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This query is : Resolved 

Please let me know whether teaching is a profession under income tax act,

Is it necessary to deduct tax on amount paid to visiting professors or teachers engaged in part time teaching. which section is applicable whether 194 J

Raj (Expert)

Raj (Expert)
But it depends if same group of organisation they belong then you send advice . If they are outsider then deduct tds as per 194J

in my opinion teaching is not a profession but it is vocation and it is not covered under section 194J

Profession involves occupation requiring purely intellectual or manual skill - CIT v. Manmohan Das [1966] 59 ITR 699 (SC).

Therfore teaching is a profession .However if teaching is done as employee of an organisation....then it is salary .

Teaching is not a profession supreme court held in P.Krishnan Menon V CIT (1959;35 ITR 48;SC)

is there any other verdict by supreme court ?

No, teachers are not covered by Section 194J. TDS not applicable to teachers.

Whether the Supreme Court has given any clear verdict that teaching is not profession but is a vocation? I have some doubt, hence giving the text of the judgement for urs valuable feedbacks and comments:-
[1959] 35 ITR 48 (SC)


P. Krishna Menon


Commissioner of Income-tax



OCTOBER 7, 1958

A.V. Viswanatha Sastri (R. Ganapathy Iyer, J.B. Dadachanji and G. Gopalakrishnan, with him) for the appellant. K.N. Rajagopala Sastri, R.H. Dhebar and D. Gupta for the respondent.


Sarkar, J. - The appellant who was a Superintendent of Police in the service of the former Travancore State, retired sometime in 1940. After retirement he was spending his time in studying Vedanta philosophy and expounding the same to such persons as were keen on understanding it. He soon gathered about him a number of disciples, one of whom was J.H. Levy of London, U.K. Levy along with others used to receive instructions in Vedanta from the appellant. He used to come to Travancore from England at regular intervals and stay there for a few months at a time and attend the discourses given by the appellant and so had the benefit of his teachings on Vedanta.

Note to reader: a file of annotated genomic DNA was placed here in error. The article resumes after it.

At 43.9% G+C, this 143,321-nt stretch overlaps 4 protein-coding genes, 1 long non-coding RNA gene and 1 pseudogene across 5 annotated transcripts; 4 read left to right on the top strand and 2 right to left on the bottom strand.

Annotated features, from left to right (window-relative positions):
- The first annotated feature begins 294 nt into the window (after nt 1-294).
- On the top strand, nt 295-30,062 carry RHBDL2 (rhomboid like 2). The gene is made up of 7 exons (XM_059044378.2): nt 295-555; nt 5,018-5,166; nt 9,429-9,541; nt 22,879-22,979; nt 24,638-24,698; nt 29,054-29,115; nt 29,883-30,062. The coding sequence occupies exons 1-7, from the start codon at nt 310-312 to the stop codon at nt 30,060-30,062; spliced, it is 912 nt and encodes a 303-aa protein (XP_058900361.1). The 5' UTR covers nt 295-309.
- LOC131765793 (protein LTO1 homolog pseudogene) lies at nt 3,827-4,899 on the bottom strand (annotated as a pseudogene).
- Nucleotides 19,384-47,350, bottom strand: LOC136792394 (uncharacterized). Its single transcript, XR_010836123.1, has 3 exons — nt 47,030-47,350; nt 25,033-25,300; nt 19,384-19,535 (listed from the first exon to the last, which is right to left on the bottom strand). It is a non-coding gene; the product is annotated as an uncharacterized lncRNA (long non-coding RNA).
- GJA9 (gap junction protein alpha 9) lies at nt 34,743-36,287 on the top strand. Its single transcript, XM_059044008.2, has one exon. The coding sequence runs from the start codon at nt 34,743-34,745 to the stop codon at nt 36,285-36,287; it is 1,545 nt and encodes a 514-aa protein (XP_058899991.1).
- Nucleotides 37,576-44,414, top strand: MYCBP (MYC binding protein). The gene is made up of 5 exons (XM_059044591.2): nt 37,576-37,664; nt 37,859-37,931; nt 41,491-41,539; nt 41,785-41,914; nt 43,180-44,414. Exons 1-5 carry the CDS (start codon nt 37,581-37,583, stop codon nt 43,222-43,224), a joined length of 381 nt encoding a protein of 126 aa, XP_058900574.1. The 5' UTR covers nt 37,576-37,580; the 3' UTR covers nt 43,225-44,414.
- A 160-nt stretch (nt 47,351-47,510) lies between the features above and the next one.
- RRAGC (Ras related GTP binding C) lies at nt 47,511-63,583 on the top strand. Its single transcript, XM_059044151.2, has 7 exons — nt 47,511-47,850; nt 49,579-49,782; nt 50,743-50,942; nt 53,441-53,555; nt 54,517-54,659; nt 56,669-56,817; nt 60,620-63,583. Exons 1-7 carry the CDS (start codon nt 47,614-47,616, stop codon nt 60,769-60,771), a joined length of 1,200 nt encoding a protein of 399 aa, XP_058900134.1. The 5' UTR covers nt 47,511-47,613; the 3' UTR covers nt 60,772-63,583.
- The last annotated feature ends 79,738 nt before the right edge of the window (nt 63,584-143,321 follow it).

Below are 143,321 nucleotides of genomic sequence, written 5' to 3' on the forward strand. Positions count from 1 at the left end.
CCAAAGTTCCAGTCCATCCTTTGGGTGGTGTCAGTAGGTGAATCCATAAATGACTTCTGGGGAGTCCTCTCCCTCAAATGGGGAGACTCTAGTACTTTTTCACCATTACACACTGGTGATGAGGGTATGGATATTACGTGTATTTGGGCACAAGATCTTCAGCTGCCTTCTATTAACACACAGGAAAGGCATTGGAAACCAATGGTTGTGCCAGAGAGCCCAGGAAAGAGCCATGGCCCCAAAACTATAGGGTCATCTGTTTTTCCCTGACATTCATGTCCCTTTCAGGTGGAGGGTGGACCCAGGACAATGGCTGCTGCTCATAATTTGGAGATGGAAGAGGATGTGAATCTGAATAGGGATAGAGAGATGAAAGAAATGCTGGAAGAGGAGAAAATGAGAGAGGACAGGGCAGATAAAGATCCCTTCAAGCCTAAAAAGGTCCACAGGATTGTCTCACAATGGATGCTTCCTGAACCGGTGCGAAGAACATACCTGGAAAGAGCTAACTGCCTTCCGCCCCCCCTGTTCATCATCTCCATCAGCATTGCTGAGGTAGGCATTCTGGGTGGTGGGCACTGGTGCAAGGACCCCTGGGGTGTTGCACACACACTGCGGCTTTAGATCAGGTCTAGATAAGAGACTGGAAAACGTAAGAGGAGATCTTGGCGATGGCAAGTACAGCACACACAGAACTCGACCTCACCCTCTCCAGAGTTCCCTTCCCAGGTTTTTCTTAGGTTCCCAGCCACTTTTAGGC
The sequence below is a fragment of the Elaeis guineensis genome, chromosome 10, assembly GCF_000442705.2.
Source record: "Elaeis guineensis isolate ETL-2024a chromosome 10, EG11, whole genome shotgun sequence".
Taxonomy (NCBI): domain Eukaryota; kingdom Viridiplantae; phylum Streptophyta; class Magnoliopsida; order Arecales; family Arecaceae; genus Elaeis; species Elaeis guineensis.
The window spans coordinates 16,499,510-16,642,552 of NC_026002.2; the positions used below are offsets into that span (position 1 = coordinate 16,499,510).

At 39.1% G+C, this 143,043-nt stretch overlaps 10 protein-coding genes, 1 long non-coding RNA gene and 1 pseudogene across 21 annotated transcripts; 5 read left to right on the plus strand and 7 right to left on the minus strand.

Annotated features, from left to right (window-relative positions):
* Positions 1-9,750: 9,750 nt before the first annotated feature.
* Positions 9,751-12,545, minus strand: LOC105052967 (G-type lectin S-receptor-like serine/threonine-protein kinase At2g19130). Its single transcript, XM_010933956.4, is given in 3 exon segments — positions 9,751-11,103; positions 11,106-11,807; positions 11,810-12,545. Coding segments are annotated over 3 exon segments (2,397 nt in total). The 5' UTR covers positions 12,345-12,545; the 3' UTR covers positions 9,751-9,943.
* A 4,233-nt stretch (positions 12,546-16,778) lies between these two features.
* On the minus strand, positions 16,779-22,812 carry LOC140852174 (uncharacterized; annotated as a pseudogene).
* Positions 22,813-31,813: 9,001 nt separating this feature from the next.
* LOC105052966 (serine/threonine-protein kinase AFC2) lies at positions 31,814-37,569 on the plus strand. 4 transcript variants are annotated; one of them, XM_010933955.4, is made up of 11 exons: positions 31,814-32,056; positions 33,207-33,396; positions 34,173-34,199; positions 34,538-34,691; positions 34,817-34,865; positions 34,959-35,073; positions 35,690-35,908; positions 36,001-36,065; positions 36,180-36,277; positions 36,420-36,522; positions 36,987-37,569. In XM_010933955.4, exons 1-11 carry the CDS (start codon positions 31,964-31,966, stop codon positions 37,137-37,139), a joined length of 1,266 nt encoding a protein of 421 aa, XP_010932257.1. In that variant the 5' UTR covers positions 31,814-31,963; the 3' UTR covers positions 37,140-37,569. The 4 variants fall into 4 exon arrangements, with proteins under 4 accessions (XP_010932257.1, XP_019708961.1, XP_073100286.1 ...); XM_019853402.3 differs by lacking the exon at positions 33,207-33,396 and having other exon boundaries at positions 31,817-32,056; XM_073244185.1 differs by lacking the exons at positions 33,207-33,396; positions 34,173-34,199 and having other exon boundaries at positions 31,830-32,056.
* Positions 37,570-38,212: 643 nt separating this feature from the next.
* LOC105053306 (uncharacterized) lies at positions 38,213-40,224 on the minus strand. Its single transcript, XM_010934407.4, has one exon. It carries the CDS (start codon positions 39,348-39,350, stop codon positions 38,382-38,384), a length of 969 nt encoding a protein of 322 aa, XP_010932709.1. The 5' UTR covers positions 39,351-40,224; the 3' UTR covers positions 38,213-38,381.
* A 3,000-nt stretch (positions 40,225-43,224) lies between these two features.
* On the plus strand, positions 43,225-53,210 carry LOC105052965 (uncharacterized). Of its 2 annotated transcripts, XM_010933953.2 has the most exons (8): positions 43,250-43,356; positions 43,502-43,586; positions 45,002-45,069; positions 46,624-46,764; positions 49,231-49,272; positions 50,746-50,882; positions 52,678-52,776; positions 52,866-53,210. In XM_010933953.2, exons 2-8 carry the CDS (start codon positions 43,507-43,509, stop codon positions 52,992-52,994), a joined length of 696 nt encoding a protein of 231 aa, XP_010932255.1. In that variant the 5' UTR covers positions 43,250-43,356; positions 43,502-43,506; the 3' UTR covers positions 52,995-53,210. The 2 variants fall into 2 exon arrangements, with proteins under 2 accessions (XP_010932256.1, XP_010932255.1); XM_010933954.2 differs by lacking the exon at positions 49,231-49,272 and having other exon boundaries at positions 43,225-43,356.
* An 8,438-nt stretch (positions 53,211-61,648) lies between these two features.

Levy had an account in Lloyd's Bank at Bombay. On December 13, 1941, Levy transferred the entire balance standing to his credit in this account amounting to Rs. 2,41,103-11-3, to the credit of an account which he got the appellant to open in his name in the same bank. Thereafter, from time to time Levy put in further sums into the appellant's aforesaid account in Lloyd's Bank, Bombay. It appears that the payments so made up to August 19, 1951, amounted to about Rs. 4,50,000. From time to time the appellant got moneys transferred from his account at the Lloyd's Bank, Bombay, to his account in a bank at Trivandrum in Travancore.

This appeal arises out of orders for assessment to income-tax passed against the appellant for the assessment years 1122, 1123 and 1124, all according to the Malayalam era. The respective accounting periods according to the Gregorian calendar were from August 17, 1945, to August 16, 1946, August 17, 1946, to August 16, 1947, and August 17, 1947, to August 16, 1948. It appears that during these periods Levy had deposited in the appellant's account at Lloyd's Bank in Bombay the following respective sums: Rs. 13,304, Rs. 29,948 and Rs. 19,983. During the same periods the appellant had obtained transfers of the following respective sums from his Bombay account to his Trivandrum account: Rs. 81,200, Rs. 47,000 and Rs. 37,251. The Income-tax Officer, Trivandrum, assessed the appellant to tax on the latter amounts as foreign income, i.e., income arising in India, and brought into Travancore State in the relevant periods. We are not concerned in this case with the assessment made on other income of the appellant. The appellant appealed from these assessment orders to the Appellate Assistant Commissioner who consolidated them into one appeal. The Appellate Assistant Commissioner dismissed the appeal and confirmed the orders of the Income-tax Officer. The appellant then went up in appeal to the Appellate Tribunal but that appeal also failed.

The appellant thereafter obtained an order from the Tribunal referring the following questions to the High Court of Travancore-Cochin for decision :

"(i) Whether the aforesaid receipts from John H. Levy constitute Income-taxable under the Travancore Income-tax Act, 1121? and

(ii) Whether there are materials for the Tribunal to hold that the deposits into the assessee's bank account in Bombay by John H. Levy from 1941 as aforesaid represented income that accrued to the assessee outside Travancore State?"